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Alexis (Ἄλεξις) (c.375 - c.275 BC) was a Greek comic poet of the Middle Comedy, born at Thurii just before its destruction by the Lucanians and taken early to Athens, where he became a citizen.

He won his first Lenaean victory in the 350s most likely, where he was sixth after Eubulus, and fourth after Antiphanes.

Plutarch says that he lived to the age of 106, and that he died on the stage while being crowned. In a fragment he mentions the marriage of Ptolemy Philadelphus (288 BC), and thus confirms this tradition.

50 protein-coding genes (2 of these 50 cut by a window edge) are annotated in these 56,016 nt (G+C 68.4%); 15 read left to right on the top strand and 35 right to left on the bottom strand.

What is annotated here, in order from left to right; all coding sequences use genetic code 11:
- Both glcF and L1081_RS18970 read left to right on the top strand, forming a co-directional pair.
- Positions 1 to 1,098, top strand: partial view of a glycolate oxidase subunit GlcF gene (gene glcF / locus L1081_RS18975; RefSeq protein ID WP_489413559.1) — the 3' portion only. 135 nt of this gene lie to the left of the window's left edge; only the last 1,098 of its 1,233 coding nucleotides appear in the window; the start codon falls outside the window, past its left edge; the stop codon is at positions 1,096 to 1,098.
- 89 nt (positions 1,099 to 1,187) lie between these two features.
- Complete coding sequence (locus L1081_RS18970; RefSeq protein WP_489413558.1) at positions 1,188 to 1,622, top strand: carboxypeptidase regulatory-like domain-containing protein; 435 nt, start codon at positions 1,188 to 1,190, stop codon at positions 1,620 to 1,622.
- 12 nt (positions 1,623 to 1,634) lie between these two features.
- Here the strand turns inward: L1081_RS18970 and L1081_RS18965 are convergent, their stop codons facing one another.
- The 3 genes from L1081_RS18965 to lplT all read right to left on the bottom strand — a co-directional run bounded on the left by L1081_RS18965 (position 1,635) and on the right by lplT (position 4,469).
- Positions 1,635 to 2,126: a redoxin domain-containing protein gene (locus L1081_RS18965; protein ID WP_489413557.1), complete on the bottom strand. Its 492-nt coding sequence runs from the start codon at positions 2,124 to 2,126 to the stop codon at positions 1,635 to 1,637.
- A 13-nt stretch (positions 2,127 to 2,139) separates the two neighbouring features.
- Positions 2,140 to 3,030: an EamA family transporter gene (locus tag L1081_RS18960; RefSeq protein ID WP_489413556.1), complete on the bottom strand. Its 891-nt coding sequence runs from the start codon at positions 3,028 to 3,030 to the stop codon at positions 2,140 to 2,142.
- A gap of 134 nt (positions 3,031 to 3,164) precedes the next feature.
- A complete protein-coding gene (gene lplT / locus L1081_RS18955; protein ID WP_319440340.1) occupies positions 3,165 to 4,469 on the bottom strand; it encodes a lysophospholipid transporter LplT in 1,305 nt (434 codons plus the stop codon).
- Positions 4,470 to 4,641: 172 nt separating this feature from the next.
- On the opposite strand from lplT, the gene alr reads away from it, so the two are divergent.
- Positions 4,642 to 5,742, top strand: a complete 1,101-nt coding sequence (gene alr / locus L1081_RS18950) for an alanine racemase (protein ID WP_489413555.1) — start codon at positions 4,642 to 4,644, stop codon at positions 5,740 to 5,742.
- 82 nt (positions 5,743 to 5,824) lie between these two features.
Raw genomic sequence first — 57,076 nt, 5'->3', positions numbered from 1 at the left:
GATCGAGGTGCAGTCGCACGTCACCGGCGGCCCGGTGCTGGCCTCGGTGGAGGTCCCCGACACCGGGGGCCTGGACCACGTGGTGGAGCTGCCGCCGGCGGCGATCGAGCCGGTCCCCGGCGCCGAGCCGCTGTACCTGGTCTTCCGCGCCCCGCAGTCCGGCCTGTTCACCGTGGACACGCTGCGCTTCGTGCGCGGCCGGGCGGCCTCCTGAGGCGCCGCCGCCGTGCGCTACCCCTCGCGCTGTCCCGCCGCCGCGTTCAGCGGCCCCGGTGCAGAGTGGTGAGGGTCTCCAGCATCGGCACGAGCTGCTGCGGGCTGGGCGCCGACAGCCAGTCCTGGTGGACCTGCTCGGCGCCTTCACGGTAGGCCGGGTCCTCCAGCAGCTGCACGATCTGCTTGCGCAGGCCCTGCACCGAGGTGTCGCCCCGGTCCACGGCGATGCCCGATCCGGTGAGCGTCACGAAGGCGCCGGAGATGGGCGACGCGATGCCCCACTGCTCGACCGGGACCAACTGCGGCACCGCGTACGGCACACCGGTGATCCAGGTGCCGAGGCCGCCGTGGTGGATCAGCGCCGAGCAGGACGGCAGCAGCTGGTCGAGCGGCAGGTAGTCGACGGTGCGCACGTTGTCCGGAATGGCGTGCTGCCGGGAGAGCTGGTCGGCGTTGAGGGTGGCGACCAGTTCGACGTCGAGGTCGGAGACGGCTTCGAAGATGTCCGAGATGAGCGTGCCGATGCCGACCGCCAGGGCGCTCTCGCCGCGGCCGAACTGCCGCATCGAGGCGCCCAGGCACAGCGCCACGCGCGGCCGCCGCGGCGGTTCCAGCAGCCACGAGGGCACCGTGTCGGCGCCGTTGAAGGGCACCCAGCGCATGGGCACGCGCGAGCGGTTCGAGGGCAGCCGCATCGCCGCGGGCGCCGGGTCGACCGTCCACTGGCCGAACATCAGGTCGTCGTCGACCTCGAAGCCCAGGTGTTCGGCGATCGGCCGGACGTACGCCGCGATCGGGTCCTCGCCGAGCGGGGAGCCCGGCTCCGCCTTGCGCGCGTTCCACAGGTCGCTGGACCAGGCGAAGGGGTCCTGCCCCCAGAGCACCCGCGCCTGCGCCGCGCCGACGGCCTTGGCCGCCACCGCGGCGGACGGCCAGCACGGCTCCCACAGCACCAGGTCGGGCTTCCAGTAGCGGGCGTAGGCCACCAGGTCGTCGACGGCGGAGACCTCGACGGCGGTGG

According to the Suda, he wrote 245 comedies, of which some 130 titles are preserved. Only fragments of any of the plays have survived - about 340 in all, totalling about 1000 lines. They attest the wit and refinement of the author (Koch, Comicorum Atticorum Fragmenta).

Though writing in the style of the Middle Comedy, he lived far into the period of the new.

The Suda also calls him Menander's uncle, but an anonymous tractate on Comedy more plausibly states that Menander was his pupil. Alexis was known in Roman times; Aulus Gellius noted that Alexis' plays were used by Roman comedians, including Turpilius and possibly Plautus.

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